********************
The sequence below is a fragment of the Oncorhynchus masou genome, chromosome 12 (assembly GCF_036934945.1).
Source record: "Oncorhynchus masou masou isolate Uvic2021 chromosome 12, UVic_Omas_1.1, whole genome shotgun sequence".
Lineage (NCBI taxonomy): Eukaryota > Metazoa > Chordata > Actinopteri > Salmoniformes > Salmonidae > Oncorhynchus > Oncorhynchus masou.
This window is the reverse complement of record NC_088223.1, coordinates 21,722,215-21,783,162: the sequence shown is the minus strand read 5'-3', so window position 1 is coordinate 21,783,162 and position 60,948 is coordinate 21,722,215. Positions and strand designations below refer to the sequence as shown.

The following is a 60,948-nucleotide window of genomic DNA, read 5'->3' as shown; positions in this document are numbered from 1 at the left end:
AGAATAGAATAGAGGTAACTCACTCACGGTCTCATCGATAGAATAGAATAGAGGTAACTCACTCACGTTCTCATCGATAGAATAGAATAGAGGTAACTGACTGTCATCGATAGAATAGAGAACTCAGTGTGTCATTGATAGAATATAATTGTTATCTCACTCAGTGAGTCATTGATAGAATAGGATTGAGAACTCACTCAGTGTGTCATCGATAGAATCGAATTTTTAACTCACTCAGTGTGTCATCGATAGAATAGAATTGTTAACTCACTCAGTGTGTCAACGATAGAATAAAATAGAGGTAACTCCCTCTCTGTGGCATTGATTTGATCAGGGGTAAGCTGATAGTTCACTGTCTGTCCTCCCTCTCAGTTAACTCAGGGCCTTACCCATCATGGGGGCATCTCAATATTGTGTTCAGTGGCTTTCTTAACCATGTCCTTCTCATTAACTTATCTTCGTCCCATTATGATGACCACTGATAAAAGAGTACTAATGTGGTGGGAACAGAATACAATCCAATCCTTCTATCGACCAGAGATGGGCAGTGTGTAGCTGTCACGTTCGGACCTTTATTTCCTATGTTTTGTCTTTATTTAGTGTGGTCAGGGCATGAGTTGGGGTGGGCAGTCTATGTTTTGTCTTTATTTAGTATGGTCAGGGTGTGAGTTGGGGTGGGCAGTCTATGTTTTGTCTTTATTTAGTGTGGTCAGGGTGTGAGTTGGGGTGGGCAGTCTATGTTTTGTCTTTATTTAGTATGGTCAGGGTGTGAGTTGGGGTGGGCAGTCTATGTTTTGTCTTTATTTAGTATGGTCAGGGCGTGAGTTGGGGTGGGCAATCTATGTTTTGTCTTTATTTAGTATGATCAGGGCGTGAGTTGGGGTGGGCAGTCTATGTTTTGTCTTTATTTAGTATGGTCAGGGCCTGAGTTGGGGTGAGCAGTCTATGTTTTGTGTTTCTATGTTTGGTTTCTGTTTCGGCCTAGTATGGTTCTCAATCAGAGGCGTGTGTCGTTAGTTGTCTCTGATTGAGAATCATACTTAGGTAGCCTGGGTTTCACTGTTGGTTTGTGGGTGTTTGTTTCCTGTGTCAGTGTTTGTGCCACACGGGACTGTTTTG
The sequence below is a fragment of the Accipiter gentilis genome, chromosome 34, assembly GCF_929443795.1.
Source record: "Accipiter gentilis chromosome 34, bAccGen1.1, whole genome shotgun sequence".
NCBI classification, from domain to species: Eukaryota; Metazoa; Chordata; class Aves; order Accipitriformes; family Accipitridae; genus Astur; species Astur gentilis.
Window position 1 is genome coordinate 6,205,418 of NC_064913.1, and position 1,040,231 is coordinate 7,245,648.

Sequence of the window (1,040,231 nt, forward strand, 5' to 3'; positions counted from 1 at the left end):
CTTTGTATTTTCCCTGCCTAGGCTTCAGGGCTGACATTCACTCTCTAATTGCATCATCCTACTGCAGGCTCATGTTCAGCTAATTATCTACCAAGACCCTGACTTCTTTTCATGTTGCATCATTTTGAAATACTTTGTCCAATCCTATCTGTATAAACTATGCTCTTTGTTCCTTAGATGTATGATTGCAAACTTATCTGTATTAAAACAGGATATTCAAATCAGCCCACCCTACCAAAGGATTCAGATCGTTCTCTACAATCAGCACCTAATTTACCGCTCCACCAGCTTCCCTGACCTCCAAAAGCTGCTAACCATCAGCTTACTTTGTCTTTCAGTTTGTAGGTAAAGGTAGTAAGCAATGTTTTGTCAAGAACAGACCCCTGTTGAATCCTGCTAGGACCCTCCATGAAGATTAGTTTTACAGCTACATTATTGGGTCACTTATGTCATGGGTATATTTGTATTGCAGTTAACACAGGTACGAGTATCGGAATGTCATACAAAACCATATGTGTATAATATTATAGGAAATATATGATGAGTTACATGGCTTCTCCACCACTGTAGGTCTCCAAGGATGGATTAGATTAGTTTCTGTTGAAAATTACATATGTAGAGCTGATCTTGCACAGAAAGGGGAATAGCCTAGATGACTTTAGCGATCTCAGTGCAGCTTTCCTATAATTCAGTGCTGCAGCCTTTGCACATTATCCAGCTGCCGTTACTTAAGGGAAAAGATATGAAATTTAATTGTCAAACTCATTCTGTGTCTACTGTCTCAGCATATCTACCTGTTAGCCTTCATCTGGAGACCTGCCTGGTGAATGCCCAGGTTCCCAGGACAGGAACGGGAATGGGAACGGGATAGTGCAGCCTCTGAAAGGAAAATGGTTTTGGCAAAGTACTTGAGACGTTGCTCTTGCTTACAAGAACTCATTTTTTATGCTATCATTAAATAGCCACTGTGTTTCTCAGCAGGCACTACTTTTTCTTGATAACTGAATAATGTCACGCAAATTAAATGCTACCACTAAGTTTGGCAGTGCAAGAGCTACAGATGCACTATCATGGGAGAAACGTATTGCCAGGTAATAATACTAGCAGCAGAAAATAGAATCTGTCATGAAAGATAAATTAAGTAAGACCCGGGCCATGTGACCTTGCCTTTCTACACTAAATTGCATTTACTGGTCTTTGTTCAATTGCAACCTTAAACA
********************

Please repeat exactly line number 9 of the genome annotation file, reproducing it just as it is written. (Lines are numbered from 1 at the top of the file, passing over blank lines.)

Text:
NCBI classification, from domain to species: Eukaryota; Metazoa; Chordata; class Aves; order Accipitriformes; family Accipitridae; genus Astur; species Astur gentilis.